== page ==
"Smokey and the Bandit" is one of the most iconic movies of the 1970's and one of the biggest money makers of all time. The car Burt Reynolds drove in the movie, the 1977 Pontiac Firebird Trans-Am was just auctioned off for almost $500,000 through Barrett-Jackson.

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In case you're wondering, the car came with air conditioning, a 180hp 400ci Pontiac V8 engine, M40 automatic transmission and T-tops. Barrett-Jackson says Reynolds didn't drive it all that much (reportedly it had only about 3,600 miles when Reynold sold it)  and stored it at his home in  Jupiter, Florida. Reynolds, as his health was failing, sold it in late 2014, and that buyer did some professional restoration, but the scuff marks from Burt's boots are still there. Whomever bought it now is only the third owner of the car.

Here's where the story gets interesting. Barrett-Jackson description says the "Starlight Black-and-Gold 1977 Trans Am Special Edition was a promotional vehicle later gifted to Reynolds as a "thank you" for his pivotal role in its massive success." They're not telling you the whole story.

Here's a tidbit from IMDb.com:

On the DVD documentary, Burt Reynolds says that a senior executive at Pontiac promised him a free Trans-Am if the movie became a hit. It did and the 1977 T-Top Trans-Am became one of the hottest selling cars of the year. When the movie became a hit, Reynolds expected the executive to come through with his promise. But the Trans-Am never came. After a few months, Reynolds, (who was afraid of looking like one of those pretentious stars looking for freebies), finally called Pontiac. - IMDb.com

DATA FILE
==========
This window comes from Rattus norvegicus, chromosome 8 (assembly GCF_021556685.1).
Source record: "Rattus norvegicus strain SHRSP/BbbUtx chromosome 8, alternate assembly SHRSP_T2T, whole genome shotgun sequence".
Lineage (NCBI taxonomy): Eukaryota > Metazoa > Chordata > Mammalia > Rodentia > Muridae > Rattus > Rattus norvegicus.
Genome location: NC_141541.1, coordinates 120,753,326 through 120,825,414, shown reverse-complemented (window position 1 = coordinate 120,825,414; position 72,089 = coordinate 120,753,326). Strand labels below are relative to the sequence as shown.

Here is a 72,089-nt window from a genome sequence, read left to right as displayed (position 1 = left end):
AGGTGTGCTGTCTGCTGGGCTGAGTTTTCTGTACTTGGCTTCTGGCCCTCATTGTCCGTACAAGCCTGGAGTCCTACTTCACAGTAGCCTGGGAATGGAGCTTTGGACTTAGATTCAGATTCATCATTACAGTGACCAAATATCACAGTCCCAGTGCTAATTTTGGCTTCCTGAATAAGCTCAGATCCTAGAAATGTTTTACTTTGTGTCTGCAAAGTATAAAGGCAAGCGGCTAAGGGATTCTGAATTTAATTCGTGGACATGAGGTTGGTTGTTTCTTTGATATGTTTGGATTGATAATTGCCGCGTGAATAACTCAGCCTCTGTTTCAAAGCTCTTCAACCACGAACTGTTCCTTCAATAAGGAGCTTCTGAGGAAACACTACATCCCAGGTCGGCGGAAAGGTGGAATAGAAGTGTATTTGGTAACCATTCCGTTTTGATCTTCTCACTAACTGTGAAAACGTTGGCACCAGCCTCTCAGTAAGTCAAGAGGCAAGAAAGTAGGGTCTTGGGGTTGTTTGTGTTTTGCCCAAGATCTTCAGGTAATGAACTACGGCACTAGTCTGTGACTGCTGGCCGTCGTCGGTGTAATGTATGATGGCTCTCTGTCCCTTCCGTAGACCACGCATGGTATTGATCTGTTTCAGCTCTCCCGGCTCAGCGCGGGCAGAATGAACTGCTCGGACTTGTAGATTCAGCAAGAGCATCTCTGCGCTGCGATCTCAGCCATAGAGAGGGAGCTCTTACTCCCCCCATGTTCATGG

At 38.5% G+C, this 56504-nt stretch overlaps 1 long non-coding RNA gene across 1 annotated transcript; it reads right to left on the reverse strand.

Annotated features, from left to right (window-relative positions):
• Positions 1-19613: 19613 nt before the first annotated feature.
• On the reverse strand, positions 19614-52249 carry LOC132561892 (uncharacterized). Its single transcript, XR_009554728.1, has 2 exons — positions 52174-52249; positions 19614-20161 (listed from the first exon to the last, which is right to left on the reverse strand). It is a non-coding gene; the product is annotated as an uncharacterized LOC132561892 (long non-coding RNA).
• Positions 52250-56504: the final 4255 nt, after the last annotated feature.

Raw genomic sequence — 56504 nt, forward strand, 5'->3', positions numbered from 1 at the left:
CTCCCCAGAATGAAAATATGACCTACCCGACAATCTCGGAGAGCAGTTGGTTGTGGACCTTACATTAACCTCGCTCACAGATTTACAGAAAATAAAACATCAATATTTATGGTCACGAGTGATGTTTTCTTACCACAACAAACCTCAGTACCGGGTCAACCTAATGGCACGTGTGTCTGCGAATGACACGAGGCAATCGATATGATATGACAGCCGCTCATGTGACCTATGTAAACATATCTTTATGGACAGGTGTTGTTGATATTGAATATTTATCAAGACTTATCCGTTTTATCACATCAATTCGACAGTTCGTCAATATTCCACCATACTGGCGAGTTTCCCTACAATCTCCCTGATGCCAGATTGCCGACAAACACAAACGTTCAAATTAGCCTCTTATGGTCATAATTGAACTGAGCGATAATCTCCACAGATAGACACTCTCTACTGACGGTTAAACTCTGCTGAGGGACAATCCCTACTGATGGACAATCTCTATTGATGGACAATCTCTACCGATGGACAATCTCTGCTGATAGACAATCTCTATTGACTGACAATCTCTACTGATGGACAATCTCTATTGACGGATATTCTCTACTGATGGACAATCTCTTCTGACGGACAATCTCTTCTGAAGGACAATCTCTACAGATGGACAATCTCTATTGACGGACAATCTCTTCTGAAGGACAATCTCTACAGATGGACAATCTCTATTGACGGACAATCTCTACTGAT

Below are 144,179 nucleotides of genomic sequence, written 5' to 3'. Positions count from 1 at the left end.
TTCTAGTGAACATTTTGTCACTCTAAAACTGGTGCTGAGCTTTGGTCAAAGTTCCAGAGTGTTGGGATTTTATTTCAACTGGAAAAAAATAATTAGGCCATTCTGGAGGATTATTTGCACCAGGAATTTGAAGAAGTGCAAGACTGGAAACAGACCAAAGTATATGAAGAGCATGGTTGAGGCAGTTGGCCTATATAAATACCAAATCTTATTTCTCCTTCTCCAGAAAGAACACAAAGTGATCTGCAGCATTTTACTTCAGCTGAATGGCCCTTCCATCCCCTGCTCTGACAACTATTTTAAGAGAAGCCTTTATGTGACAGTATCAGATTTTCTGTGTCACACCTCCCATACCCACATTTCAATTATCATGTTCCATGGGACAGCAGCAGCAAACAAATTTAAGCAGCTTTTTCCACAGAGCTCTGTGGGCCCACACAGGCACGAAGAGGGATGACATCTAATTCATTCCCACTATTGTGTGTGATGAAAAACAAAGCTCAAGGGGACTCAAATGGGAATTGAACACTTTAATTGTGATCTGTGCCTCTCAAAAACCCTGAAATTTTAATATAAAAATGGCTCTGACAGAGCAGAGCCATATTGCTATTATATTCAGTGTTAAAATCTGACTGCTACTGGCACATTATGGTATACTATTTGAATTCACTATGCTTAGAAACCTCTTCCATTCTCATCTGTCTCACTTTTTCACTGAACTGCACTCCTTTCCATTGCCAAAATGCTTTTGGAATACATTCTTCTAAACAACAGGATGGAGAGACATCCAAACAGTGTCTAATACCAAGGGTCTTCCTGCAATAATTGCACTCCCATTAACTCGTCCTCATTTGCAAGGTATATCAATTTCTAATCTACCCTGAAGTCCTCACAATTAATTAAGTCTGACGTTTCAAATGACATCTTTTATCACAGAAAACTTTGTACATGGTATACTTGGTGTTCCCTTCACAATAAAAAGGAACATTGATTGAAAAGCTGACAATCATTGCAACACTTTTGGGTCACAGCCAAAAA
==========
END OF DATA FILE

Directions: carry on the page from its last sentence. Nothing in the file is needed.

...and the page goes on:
The folks at Pontiac told him that the executive who promised him a Firebird "for life" had died. And even though Trans-Am sales went through the roof, Reynolds claimed he had to buy the car himself. Here's Reynolds telling the story himself.

Stories vary as to how many cars Pontiac provided the production during filming. Estimates vary between 3 and 12 Trans-Ams (and upwards of 20 Bonnevilles). When it came time to make Smokey II, getting cars wasn't a problem. At all.

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LOOK: See how much gasoline cost the year you started driving

To find out more about how has the price of gas changed throughout the years, Stacker ran the numbers on the cost of a gallon of gasoline for each of the last 84 years. Using data from the Bureau of Labor Statistics (released in April 2020), we analyzed the average price for a gallon of unleaded regular gasoline from 1976 to 2020 along with the Consumer Price Index (CPI) for unleaded regular gasoline from 1937 to 1976, including the absolute and inflation-adjusted prices for each year.

Read on to explore the cost of gas over time and rediscover just how much a gallon was when you first started driving.